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You are here: Home » Resources » Articles » What is a Phase I Environmental Site Assessment

April 9, 2018

What is a Phase I Environmental Site Assessment

By Jenny Redlin, REPA


**Standards for a Phase I ESA Report have been updated from E1527-13. Please visit our service page for more information.

Phase I Environmental Site Assessment, commonly referred to as an ESA, or Phase I ESA, is completed to research the current and historical uses of a property as part of a commercial real estate transaction.  The intent of the report is to assess if current or historical property uses have impacted the soil or groundwater beneath the property and could pose a threat to the environment and/or human health. If these issues are found, it presents a potential liability for the lender and/or owner, as well as affecting the value of the property. A Phase I ESA completed prior to the closure of a real estate transaction can be used to satisfy the requirements of CERCLA’s (Comprehensive Environmental Response, Compensation and Liability Act) innocent land owner defense under All Appropriate Inquiries (AAI).

Phase I Environmental Site Assessment reports can be completed on all types of properties including vacant land, agricultural, multi-family residential, commercial, and industrial uses; however, all Phase I ESA reports are completed to comply with ASTM E1527-13 (exceptions are made for properties comprised of large primarily undeveloped land, which can be researched under ASTM E2247-16).

A Phase I ESA typically includes the following:

  • A site visit to observe current and past conditions and uses of the property and adjacent properties;
  • A review of federal, state, tribal, and local regulatory databases including, but not limited to, underground storage tanks (USTs), aboveground storage tanks (ASTs), known or suspected release cases, the storage of hazardous substances and disposal of hazardous wastes including petroleum products, and institutional and engineering controls;
  • A review of historical records, such as historical aerial photographs, fire insurance maps (Sanborn maps), historical city directories, and historical topographic maps;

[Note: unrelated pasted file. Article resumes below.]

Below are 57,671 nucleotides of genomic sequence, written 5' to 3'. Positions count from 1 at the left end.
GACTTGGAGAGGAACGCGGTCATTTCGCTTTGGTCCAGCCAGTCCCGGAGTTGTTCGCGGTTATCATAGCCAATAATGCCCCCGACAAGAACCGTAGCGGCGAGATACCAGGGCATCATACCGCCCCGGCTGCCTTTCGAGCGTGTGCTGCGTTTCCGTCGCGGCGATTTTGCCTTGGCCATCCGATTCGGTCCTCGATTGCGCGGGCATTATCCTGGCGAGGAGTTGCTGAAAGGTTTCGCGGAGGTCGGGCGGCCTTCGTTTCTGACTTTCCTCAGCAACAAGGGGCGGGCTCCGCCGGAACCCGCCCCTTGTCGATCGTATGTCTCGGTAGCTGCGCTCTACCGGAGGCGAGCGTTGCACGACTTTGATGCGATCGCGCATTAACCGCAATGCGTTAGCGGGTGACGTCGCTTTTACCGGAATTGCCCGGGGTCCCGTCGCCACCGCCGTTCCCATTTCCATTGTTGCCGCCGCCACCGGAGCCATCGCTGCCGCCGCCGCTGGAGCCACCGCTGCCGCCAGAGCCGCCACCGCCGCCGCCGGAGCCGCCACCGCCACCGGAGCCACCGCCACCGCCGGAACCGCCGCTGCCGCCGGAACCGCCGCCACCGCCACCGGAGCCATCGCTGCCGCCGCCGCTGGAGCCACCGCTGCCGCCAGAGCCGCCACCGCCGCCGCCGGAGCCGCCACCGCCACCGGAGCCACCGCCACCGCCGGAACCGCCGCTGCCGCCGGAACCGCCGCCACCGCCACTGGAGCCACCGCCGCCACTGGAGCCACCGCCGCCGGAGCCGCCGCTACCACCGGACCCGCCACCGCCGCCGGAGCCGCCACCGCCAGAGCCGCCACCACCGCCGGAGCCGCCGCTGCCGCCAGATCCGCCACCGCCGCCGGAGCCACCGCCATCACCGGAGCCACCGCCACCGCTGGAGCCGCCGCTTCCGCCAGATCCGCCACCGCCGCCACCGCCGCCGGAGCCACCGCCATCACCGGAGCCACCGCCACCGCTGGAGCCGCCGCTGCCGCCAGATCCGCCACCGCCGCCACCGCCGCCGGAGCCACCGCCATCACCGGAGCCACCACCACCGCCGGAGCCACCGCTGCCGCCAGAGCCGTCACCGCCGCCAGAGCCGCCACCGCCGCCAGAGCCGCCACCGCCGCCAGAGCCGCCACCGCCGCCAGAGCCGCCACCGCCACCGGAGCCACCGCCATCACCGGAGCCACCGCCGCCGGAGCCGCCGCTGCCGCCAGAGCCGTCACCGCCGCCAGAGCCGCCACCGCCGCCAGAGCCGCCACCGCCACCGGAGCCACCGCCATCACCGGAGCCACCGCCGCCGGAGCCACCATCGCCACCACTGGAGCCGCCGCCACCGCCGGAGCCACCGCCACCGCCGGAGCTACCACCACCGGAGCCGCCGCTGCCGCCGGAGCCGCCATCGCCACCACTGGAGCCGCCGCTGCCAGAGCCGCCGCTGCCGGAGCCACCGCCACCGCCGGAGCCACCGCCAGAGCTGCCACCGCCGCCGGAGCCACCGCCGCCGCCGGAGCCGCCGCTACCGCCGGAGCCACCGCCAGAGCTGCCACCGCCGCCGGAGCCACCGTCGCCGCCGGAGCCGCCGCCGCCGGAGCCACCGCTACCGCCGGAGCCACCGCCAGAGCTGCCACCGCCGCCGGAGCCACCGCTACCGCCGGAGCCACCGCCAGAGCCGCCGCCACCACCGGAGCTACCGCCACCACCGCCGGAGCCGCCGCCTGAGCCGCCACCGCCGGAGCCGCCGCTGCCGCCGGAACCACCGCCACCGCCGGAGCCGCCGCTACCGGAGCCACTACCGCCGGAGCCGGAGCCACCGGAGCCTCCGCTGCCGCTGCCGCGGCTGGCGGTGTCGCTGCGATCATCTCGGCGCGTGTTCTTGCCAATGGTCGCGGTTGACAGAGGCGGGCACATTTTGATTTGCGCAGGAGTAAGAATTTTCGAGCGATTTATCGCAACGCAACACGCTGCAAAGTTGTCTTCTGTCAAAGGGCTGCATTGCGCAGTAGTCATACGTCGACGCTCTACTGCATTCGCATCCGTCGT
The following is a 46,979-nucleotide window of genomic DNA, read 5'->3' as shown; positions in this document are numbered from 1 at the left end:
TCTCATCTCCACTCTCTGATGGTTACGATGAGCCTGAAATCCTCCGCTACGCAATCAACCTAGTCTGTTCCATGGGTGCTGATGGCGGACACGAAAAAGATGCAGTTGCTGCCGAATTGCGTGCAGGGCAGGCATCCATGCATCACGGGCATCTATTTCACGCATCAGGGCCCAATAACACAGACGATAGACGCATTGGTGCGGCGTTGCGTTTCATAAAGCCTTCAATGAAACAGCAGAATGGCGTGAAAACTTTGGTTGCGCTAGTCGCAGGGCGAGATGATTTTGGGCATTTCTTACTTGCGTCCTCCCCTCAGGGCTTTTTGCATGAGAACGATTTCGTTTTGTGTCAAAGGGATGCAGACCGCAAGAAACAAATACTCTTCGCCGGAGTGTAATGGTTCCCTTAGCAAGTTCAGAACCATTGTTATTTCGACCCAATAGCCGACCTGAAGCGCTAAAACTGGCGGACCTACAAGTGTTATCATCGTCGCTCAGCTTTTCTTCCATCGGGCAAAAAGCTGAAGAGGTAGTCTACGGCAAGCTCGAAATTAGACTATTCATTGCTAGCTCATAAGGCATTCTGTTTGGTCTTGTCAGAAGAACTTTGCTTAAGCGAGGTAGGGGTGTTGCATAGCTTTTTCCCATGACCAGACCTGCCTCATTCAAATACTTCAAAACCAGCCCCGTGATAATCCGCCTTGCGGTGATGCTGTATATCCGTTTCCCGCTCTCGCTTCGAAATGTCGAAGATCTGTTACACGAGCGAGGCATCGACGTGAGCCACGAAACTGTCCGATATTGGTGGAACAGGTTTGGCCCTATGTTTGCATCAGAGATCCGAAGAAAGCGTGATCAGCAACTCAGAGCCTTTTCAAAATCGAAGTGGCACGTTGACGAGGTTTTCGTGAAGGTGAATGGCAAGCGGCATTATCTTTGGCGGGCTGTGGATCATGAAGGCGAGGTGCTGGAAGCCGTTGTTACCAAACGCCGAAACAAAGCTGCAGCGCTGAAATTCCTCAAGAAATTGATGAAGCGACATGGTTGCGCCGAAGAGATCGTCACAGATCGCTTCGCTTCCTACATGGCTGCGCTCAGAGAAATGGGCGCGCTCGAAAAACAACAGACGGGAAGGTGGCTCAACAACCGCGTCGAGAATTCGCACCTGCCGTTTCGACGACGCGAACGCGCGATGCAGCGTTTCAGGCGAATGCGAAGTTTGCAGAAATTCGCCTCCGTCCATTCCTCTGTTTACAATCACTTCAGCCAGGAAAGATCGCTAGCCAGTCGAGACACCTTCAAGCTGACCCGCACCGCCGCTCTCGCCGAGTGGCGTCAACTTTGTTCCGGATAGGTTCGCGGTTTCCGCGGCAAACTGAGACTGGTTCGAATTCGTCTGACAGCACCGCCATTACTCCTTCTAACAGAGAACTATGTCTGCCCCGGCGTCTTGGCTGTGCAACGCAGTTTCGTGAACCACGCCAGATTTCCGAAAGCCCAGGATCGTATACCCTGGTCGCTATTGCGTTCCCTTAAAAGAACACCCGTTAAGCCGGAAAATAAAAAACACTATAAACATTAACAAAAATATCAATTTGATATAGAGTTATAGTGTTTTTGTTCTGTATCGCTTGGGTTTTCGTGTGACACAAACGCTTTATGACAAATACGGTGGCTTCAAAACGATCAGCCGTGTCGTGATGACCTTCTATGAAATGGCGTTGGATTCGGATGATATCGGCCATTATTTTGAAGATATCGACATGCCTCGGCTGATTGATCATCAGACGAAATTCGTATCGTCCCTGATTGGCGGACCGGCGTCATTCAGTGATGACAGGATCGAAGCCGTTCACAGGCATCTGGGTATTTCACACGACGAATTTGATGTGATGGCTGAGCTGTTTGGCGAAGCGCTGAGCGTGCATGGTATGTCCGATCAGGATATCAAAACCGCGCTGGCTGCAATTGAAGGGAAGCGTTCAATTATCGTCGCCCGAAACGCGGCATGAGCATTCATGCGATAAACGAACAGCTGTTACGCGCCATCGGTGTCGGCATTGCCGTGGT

• A review of state and local agency records, including but not limited to state environmental agencies, Building Departments, Fire Departments, and Health Departments.
  • Interviews with current and past property owners, operators, and occupants, or others familiar with the property.
  • Interviews with the Report User for title or judicial records for environmental liens and activity and use limitations (AULs); specialized knowledge or experience; actual knowledge; commonly known or reasonably ascertainable information; the reason for a significantly lower purchase price; and the reason for the preparation of the Phase I ESA.  It is the Users responsibility to provide this information to qualify for the innocent landowner defense.

This research is evaluated by the Environmental Professional (EP) to identify potential environmental risks to the property, such as current or historic operations that are known or suspected to have used hazardous substances or petroleum products during onsite operations.  Some very common uses of concern are dry cleaners, gas stations, auto/vehicle repair, printing operations, and manufacturing.  In addition to potential soil and groundwater contamination, ASTM E1527-13 addresses the concerns associated with contamination in soil vapor and the potential for vapor migration to pose a threat to onsite and offsite tenants.

While not part of ASTM requirements, Phase I ESA reports typically includes a discussion of observed suspect asbestos-containing materials (ACM), potential lead-based paint (LBP), and mold growth, as well as the potential for lead in drinking water and radon.  Sampling for these non-ASTM concerns is beyond the scope of a standard Phase I ESA but can be included upon request.

ASTM E1527-13 provides the guidelines for a Phase I ESA report to meet industry standard, but there are other factors to consider when ordering a report.  Projects associated with Fannie MaeFreddie MacU.S. Department of Housing and Urban Development (HUD), and the Small Business Association (SBA) each have their own report requirements.  This is also true of other lending institutions.

Once a Phase I ESA is complete, the Environmental Professional will summarize what concerns were identified on the property and make recommendations about what actions, if any, are needed to address these concerns.  A recognized environmental condition (REC) indicates known contamination or the potential for the subsurface to have been impacted by contamination (either from the subject property or possibly from an offsite source).  A controlled recognized environmental condition (CREC) identifies that the property has been impacted by contamination which has been investigated and remediated; however, contamination remains and would require additional work if redeveloped.  A historical recognized environmental condition (HREC) identifies a release that impacted the subject property, which has been investigated and remediated, meeting unrestricted use criteria.

Identifying a REC will often include a recommendation for a Phase II Environmental Site Assessment to collect soil, groundwater, and/or soil vapor samples from the subsurface to analyze for contamination.

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